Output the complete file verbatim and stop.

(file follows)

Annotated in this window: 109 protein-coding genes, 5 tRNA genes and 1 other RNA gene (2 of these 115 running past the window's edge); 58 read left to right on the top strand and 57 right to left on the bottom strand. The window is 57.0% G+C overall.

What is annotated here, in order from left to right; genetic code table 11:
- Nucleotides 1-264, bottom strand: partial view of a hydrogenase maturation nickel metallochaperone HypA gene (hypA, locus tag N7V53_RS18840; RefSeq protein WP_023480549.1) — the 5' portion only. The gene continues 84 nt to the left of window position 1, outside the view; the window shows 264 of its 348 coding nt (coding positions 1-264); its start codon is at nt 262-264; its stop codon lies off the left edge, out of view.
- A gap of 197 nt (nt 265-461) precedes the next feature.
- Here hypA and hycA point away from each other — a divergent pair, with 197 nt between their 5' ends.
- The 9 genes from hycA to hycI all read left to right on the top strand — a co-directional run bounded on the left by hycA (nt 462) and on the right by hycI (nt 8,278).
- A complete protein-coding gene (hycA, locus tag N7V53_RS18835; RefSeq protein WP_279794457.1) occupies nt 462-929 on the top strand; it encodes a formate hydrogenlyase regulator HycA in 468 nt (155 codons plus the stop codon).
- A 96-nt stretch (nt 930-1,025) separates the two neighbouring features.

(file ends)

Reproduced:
Annotated in this window: 109 protein-coding genes, 5 tRNA genes and 1 other RNA gene (2 of these 115 running past the window's edge); 58 read left to right on the top strand and 57 right to left on the bottom strand. The window is 57.0% G+C overall.

What is annotated here, in order from left to right; genetic code table 11:
- Nucleotides 1-264, bottom strand: partial view of a hydrogenase maturation nickel metallochaperone HypA gene (hypA, locus tag N7V53_RS18840; RefSeq protein WP_023480549.1) — the 5' portion only. The gene continues 84 nt to the left of window position 1, outside the view; the window shows 264 of its 348 coding nt (coding positions 1-264); its start codon is at nt 262-264; its stop codon lies off the left edge, out of view.
- A gap of 197 nt (nt 265-461) precedes the next feature.
- Here hypA and hycA point away from each other — a divergent pair, with 197 nt between their 5' ends.
- The 9 genes from hycA to hycI all read left to right on the top strand — a co-directional run bounded on the left by hycA (nt 462) and on the right by hycI (nt 8,278).
- A complete protein-coding gene (hycA, locus tag N7V53_RS18835; RefSeq protein WP_279794457.1) occupies nt 462-929 on the top strand; it encodes a formate hydrogenlyase regulator HycA in 468 nt (155 codons plus the stop codon).
- A 96-nt stretch (nt 930-1,025) separates the two neighbouring features.